Performance Dedicated Graphics card: Far Cry 2 | Crysis 2 | 3DMark Vantage
Performance Dedicated Graphics card: Far Cry 2
Throw your memory back to the year 2004 and the release of the innovative Far Cry on the PC. Developer Crytek managed to fashion one of the most convincing and striking locales in all of gaming, and satisfied gamers with the freedom to pass through the landscape and tackle enemies in almost any way they saw fit. You surely remember Jack Carver and that things were about to get seriously messed up for you? Well, tough luck. You are no longer at that deserted tropical island but hop into a jeep and arrive at the sandy savannah surroundings of Africa. And that's a change... as much as you'll no longer run into any mutants, aliens, or any superpowers or psychic powers. Also - you are no longer Jack Carver, you assume the role of one of nine different mercenaries who are embedded in the midst of a brutal civil war which rages in an imaginary African nation. Everything that goes down is involved in a dirty little bush war in central Africa and you'll have to use a rusty AK-47 and whatever bits of scavenged land mine you can duct-tape together. Two factions struggle for supremacy: the United Front for Liberation and Labour and the Alliance for Popular Resistance, and both are known for blood and control.
The legend is missing in the chart, but these benchmarks show 1024x768, 1280x1024, 1600x1200 and 1920x1200. Now we use a dedicated graphics card, a GeForce GTX 580, and check out the platform's performance. We are in high-quality DX10 mode with 4x AA (Anti-Aliasing) and 16x AF (Anisotropic Filtering).
Far Cry 2 - 1024x768 - example screenshot with 8 threads
Far Cry 2 is not that GPU demanding anymore these days with modern graphics cards and as a result of that, it is very sensitive to CPU changes, it's actually a nicely threaded application as well so it offers the best of both worlds and can pinpoint fairly accurate what processor performance you have under the hood.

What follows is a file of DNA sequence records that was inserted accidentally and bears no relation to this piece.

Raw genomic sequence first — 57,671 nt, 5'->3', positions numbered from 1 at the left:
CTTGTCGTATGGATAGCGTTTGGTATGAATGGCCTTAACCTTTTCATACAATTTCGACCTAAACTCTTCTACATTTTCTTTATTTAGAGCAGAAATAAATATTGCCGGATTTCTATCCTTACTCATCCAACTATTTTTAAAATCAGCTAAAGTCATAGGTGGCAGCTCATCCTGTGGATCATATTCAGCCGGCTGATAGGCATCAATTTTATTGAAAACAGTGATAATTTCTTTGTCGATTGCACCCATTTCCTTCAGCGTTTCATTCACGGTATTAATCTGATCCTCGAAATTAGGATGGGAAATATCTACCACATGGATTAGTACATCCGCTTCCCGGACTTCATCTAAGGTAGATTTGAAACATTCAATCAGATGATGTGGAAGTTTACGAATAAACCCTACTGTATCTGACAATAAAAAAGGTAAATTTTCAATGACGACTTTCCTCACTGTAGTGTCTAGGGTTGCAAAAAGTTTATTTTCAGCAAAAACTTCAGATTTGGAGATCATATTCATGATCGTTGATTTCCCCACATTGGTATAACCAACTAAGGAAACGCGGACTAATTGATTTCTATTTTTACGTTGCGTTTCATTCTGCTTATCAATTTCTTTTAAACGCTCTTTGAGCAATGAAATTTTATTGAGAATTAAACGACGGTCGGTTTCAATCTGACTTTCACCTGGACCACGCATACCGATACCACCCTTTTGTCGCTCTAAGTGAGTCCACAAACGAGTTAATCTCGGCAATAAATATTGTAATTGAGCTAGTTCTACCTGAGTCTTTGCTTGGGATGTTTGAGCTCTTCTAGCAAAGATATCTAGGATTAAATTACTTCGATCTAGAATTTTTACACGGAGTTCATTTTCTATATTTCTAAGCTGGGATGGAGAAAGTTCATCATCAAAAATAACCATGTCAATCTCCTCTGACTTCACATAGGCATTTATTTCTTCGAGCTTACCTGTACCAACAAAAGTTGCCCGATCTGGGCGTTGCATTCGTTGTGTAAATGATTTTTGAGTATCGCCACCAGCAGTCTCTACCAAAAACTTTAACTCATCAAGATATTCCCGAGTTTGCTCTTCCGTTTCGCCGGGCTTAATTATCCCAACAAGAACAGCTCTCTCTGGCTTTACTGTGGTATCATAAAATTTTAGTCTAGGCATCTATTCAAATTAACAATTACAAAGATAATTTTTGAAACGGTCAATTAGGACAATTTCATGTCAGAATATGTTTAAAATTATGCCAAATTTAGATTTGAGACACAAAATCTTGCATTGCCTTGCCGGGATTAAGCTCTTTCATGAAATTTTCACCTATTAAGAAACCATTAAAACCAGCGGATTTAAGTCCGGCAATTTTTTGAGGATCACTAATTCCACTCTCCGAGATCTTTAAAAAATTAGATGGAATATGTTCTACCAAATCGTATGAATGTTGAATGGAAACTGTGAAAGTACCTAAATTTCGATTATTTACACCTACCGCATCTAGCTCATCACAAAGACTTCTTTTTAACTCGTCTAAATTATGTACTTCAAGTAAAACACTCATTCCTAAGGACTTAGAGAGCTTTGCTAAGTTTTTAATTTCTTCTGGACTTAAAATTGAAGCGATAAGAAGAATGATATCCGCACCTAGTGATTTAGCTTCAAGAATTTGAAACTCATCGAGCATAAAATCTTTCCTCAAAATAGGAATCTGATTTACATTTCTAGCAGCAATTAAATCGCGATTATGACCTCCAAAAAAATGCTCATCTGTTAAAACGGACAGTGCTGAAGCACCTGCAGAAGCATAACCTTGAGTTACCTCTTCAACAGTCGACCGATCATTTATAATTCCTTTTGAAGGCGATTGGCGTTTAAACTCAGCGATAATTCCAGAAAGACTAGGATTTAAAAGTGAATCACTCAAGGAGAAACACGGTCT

New in the CPU benchmark suite is Crysis 2. With the recent DirectX 11 patch and that High Resolution Texture pack (download) we all know one thing, Crysis has become the best looking game to date. DirectX 11 hardware tessellation is the headline feature, but the Ultra Upgrade also introduces soft shadows with variable penumbra, improved water rendering, and particle motion blur and shadowing. Having been originally omitted from CryEngine 3, Parallax Occlusion Mapping has been reintroduced, as has full-resolution High Dynamic Range motion blur, making the games use of camera panning more detailed and defined. To improve performance further, hardware-based occlusion culling has been implemented, resulting in performance improvements from objects and scenery out of view not being rendered.
Crysis 2 then; we apply everything. Image quality settings:
- DirectX 11
- High Resolution Texture Pack
- Extreme Quality settings
- 4x AA
- Level - Times Square (2 minute custom time demo)
Crysis 2 is a game that is multi-threaded, not optimally but it definitely can utilize up-to eight processor threads, though is proactively dominant on four of them. Hence we introduced it as a CPU test. We did lower image quality to the Extreme setting and not Ultra to give the game a little less dependency on the GPU, to show the effect of the CPU.
Crysis 2 - 1024x768 - example screenshot with 8 threads.
DX10: 3DMark Vantage
3DMark Vantage focuses on the two areas most critical to gaming performance: the CPU and the GPU. With the emergence of multi-package and multi-core configurations on both the CPU and GPU side, the performance scale of these areas has widened, and the visual and game-play effects made possible by these configurations are accordingly wide-ranging. This makes covering the entire spectrum of 3D gaming a difficult task. 3DMark Vantage solves this problem in three ways:
1. Isolate GPU and CPU performance benchmarking into separate tests,
2. Cover several visual and game-play effects and techniques in four different tests, and
3. Introduce visual quality presets to scale the graphics test load up through the highest-end hardware.
To this end, 3DMark Vantage has two GPU tests, each with a different emphasis on various visual techniques, and two CPU tests, which cover the two most common CPU-side tasks: Physics Simulation and AI. It also has four visual quality presets (Entry, Performance, High, and Extreme) available in the Advanced and Professional versions, which increase the graphics load successively for even more visual quality. Each preset will produce a separate, official 3DMark score, tagged with the preset in question.
We use slightly older games and this synthetic benchmark as they are more sensitive towards CPU & motherboard changes. If 'we'd use the most GPU stringenty games and applications, difference would be mich closer.